Thanks again for commenting,

Sam

That is a very useful reference indeed. I actually broke my Pi in trying to remove postfix and had to reload it so this reference will help with future experiments that need to be undone. John

Hi,
I just set up and its working.
Now I try to send mail using command line.
When I write mail -s subject aa@aa.com the cursor goes down and waits for the body message. After that waits for . to complete and send mail.
How can I do it in one line?
Thanks

Hi,

I'm doing this on a Linux virtual machine, I guess it's a similar concept. I actually have a Pi but not set it up yet. If this goes well I'll probably redo it on the Pi.

My question is re the usernames: so my user on the virtual machine is called azureuser. if i want an email username e.g. dave, do i have to set up a user on the vm called Dave?

i.e. can I do:
sudo cp -r /etc/skel/Maildir /home/dave/
sudo chown -R azureuser /home/dave/Maildir
sudo chmod -R 700 /home/dave/Maildir

or will i need to set up a "dave" user and do:
sudo cp -r /etc/skel/Maildir /home/dave/
sudo chown -R dave /home/dave/Maildir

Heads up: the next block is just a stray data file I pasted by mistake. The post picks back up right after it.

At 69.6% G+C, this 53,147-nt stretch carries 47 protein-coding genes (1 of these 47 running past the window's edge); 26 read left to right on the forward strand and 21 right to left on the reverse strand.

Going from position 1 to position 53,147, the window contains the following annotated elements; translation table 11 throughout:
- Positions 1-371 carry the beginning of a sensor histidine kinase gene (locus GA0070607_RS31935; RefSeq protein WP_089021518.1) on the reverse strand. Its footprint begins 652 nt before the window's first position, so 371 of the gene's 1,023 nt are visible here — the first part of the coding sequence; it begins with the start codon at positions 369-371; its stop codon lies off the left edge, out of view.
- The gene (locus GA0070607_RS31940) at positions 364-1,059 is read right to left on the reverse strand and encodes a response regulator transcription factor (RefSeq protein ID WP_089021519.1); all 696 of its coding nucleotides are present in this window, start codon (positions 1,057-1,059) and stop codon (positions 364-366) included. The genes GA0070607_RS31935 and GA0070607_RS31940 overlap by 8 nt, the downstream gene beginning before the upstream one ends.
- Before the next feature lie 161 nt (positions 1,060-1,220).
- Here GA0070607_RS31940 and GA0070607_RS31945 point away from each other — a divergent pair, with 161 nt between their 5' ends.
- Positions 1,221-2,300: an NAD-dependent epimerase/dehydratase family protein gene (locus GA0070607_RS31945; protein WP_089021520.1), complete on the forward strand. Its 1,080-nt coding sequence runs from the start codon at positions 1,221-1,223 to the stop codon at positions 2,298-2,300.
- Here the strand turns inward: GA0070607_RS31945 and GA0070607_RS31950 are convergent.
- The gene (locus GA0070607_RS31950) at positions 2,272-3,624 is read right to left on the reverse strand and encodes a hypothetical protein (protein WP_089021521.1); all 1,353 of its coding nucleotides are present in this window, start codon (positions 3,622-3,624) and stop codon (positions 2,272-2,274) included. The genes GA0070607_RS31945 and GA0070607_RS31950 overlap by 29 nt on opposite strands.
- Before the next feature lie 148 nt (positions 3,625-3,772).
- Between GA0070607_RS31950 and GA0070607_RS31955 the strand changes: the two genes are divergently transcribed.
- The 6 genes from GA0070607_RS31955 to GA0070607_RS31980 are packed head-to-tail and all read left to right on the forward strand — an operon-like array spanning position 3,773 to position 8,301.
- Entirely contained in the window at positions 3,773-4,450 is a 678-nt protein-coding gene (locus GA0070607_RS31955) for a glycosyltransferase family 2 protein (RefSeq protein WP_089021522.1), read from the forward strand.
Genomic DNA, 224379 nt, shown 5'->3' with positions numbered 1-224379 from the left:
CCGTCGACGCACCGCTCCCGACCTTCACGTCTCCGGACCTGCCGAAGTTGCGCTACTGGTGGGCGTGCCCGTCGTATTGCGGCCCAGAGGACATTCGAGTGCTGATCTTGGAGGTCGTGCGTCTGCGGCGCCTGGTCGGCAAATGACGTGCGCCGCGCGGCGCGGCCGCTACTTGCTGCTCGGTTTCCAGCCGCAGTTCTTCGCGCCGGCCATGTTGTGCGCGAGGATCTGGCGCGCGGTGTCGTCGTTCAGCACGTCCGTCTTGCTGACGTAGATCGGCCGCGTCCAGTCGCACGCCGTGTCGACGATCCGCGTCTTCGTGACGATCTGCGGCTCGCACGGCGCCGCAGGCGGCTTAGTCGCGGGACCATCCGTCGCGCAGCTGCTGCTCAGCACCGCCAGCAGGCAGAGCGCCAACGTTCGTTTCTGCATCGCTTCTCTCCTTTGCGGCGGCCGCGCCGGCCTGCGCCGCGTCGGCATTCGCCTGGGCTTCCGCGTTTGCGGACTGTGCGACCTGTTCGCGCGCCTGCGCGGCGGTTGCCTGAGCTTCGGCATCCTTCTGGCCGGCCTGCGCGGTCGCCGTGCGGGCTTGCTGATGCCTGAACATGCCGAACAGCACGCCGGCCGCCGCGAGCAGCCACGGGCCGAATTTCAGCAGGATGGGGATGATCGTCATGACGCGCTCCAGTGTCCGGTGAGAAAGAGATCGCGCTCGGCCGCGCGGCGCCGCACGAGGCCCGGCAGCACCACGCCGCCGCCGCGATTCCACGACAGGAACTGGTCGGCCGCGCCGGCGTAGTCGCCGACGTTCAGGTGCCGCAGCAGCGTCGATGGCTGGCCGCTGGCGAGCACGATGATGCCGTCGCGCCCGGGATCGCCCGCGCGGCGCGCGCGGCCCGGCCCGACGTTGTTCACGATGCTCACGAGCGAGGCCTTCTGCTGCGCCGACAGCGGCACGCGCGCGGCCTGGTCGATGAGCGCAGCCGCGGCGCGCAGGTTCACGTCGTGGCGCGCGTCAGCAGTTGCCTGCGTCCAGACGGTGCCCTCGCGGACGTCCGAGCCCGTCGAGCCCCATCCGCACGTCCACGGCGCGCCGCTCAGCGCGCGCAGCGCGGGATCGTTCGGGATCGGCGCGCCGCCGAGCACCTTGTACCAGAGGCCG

sudo chmod -R 700 /home/dave/Maildir

just wondering because i'm setting this up for an app with the idea of having accounts named "noreply" (for sending verification type emails); "support" (for user queries/support) and "dave" (for my correspondence)...

thanks
Dave

Hi Dave,

Once you have created the files in /etc/skel, any new user you create will have those files automatically created in their home directory, you only need to do it manually for existing users.

You don't need a login for noreply, just allow localhost to send email without authentication, replies will bounce.

Assuming you want support email to go to your dave account too, I suggest you create a login called dave and then make support an alias for dave in /etc/aliases (then run sudo newaliases).

Sam

ok, thanks. that's helpful.

if i make support and alias for dave, would i be able to send and receive mail as support, or only receive?

Once you have authenticated as any user on the server, you can send mail from any address you like. The configuration in this tutorial doesn't enforce any rules where you must send the email from the same user as you authenticated as.

Normally you can configure these "identities" in your email client.

Sam

First off thanks for a great article ! and also thanks for fixing my problems I had before. - reading the comments helps a lot !!

Now I have a problem sending or receiving any emails. After may hours checking I've comment out permit_mynetworks and it works again, sort of. When I reset it doesn't work again ..

smtpd_helo_required = yes
smtpd_helo_restrictions =
# permit_mynetworks,
permit_sasl_authenticated,
reject_invalid_helo_hostname,
reject_non_fqdn_helo_hostname,
reject_unknown_helo_hostname
check_helo_access hash:/etc/postfix/helo_access

Any ideas ? please.
Dave.

Hi Dave,